Louise Keely, global head of retail for Nielsen, Jay Nikolich, divisional VP of e-commerce at Pharmavite LLC and Jonathan Scherr, head of strategic partnerships at CircleUp, came together to discuss “The Future Retail Reality” at the Grocery Manufacturers Association Leadership Forum at The Greenbrier in West Virginia in September.
Pharmavite offers vitamins, minerals and herbal supplements through its Nature Made and FoodState brands; CircleUp helps entrepreneurs by giving them capital and resources they need.
Keely moderated the panel, and the trio discussed the concept of disruption and what it means for companies today and how business will continue to change as technology makes its mark.
In food and beverage specifically, Keely said there are at least three types of disruptions happening, and most of them are driven by technology: emerging channels; omnichannel and e-commerce; and away-from-home dining, Keely said.
Emerging channels include meal kits and direct-to-consumer products.
In terms of omnichannel and e-commerce, at-home food and beverage purchases are being made outside traditional channels, via companies like Amazon, Whole Foods Market, Aldi and Lidl.
Away-from-home dining is the biggest driver of growth over the past few years, Keely said. Restaurants, fast-casual and quick service restaurants make up more than half the total food and beverage spending in the U.S.
Below are excerpts from the panelists’ responses.
With e-commerce and omnichannel, what are the implications of the growth in online for brick-and-mortar retail?
Scherr: At the end of the day, a lot of this comes down to friction. If you remember 15 years ago or even five years ago, when you went online to buy something, you found the product and you put it in the cart and then you went to the next page and you would have to spend 10 minutes filling out your information—credit card, address, etc. That friction made e-commerce less desirable than walking into a store and just buying the product. Innovations in that transaction, reducing that friction—everything from online payments to the one-click experience of Amazon itself to Shopify that actually stores your information makes it really easy to buy a product. What that means is the balance between online and offline friction has now changed. When you go into a store today, the schema you have around buying a product is set on the way you bought a product 20 years ago. But those frictions will have to disappear if that balance is to be regained. In 15 years, when today’s kids are doing their grocery shopping, the idea of them waiting in line in a grocery store will be ridiculous; it just won’t happen. In the context of food, friction is one component in a buying decision. Buying a book, an electronic product—convenience has become paramount. In food, it’s more nuanced, and there are definitely more variables that go into it for sure.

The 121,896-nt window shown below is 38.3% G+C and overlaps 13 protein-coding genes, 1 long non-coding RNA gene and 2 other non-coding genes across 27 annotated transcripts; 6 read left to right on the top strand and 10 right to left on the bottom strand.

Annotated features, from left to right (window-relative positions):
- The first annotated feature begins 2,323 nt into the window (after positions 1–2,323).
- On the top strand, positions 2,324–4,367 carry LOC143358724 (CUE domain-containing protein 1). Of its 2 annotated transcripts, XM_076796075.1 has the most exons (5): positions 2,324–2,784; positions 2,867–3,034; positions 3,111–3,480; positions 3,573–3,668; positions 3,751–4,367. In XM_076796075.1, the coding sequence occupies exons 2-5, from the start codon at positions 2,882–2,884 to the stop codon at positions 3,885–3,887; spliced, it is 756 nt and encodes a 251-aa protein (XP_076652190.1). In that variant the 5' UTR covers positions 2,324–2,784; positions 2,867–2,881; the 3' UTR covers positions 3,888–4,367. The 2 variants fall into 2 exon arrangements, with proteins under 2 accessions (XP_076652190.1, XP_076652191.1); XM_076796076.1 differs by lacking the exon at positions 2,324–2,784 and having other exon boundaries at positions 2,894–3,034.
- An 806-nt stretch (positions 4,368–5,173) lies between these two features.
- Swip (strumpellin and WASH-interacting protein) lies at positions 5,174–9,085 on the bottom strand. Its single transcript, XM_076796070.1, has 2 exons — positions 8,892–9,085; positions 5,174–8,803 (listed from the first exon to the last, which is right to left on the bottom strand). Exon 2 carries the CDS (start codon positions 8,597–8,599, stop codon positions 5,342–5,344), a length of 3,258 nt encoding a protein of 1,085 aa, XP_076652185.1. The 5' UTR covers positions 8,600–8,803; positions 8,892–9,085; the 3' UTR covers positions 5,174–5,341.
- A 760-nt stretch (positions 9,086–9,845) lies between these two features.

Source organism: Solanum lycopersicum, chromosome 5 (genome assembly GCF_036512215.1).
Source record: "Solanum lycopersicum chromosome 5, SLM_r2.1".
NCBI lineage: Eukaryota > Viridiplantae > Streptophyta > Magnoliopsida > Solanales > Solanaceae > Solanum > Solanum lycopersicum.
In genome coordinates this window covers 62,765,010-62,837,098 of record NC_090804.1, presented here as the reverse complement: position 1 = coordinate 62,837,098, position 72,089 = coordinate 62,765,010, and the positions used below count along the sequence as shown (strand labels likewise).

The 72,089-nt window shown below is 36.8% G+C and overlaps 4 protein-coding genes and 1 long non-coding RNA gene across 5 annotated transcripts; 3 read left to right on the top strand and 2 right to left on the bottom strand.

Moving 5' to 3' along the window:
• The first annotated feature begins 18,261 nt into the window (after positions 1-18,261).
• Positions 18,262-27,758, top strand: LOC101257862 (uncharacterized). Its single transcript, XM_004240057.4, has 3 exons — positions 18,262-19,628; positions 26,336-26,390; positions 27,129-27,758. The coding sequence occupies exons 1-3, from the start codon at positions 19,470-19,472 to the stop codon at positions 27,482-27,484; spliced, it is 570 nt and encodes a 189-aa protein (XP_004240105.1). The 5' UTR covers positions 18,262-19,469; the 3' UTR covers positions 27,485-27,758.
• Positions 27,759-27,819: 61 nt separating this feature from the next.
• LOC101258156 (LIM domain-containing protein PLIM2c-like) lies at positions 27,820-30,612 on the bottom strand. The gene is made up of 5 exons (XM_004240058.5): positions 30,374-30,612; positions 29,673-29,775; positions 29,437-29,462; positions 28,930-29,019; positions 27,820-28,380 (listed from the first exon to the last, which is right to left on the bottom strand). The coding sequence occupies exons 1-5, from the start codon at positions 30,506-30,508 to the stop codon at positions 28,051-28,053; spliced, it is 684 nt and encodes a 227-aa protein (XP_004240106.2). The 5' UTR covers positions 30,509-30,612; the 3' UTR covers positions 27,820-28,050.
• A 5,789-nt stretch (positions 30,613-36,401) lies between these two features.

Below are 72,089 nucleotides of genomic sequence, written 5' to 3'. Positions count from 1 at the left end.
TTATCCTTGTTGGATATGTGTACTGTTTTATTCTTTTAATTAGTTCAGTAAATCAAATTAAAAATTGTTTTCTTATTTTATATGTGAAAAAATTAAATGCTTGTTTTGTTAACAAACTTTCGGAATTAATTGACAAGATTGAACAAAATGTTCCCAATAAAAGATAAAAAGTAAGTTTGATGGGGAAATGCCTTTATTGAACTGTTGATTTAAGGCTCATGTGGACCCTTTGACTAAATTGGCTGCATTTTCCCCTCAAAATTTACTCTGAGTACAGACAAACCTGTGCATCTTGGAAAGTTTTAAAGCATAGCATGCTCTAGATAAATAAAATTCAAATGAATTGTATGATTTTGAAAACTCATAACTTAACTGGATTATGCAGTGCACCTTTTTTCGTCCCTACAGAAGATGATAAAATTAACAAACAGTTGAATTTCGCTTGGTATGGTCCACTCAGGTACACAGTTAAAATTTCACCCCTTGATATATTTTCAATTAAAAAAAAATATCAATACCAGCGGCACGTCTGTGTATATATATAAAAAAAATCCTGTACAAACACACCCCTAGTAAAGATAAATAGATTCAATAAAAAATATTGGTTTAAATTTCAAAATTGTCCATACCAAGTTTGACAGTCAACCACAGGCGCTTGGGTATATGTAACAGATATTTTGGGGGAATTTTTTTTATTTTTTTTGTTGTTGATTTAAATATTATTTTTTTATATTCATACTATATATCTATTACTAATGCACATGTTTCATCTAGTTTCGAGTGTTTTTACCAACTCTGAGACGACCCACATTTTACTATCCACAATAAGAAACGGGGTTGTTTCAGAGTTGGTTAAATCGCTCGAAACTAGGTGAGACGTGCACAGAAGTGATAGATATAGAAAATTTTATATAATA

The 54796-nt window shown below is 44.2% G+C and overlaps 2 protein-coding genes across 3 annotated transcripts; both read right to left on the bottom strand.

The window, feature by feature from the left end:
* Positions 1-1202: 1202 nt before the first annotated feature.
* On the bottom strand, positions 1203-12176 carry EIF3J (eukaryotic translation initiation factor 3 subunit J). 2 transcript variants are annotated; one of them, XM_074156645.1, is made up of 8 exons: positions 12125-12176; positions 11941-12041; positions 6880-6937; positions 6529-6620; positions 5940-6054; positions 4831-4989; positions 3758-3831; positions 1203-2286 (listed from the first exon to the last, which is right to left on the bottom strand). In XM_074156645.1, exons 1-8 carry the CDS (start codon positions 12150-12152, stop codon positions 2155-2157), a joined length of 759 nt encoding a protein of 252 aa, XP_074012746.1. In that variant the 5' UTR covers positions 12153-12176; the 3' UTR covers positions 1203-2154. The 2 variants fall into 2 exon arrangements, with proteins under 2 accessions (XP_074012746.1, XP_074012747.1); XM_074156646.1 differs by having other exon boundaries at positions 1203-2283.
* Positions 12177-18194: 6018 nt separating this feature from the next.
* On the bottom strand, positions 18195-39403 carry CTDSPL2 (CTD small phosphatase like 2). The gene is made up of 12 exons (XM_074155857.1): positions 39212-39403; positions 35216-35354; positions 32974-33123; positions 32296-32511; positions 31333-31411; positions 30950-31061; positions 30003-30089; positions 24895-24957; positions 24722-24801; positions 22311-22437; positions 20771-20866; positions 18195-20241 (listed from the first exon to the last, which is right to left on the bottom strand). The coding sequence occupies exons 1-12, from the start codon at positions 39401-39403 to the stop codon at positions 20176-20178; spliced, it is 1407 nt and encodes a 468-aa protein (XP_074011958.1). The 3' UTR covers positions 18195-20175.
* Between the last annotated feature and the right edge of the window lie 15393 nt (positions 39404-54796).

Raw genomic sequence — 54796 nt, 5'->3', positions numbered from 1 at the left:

RFID technology—at what point are we going to see not just digital identities for people and our devices but also objects that contain data about the product itself as well as how it’s being used throughout its life cycle?
Scherr: For those who don’t know CircleUp, we are a tech platform out of the Bay Area that tracks over 1.2 million brands. We collect information on products that compose those brands, sentiments and social listening behind brands and categories they play in. Then we act as an asset manager, investing in the companies we find to be most interesting, or as a broker/dealer in the context of trying to facilitate a financial transaction both on the equity and the debt side.
What you’re describing is essentially what we’re trying to do. It doesn’t necessarily require an RFID tag; a lot of it involves the triangulation of image recognition of what’s on the shelf, trying to understand the placement of what’s on the shelf, understanding product attributes, understanding relationships between product attributes, ingredients, packaging and all of those social inputs and indicators as well. We’re essentially trying to unpack the production function and what makes a product win. Specifically in the context of emerging brands—focusing on companies in the $1 million to $20 million in revenue—the point is that RFID tags would make our job a lot easier but at the same time it’s incredible what technology from both the engineering and data science side can do—how much data and how many fingerprints there are on CPG.
What’s behind emerging brands growing as they have?
Scherr: There are three tailwinds that are really driving what we’re seeing with respect to that shift in market share. The foundation of each of these three has a technology component to it.
The first has to do with the personalization of consumer preferences. Today, if I saw a shirt you were wearing with a logo I’d never seen, I could Google it and find exactly what it is you’re trying to communicate to me about yourself, which is what a brand is. It’s your ability to communicate to the world about yourself.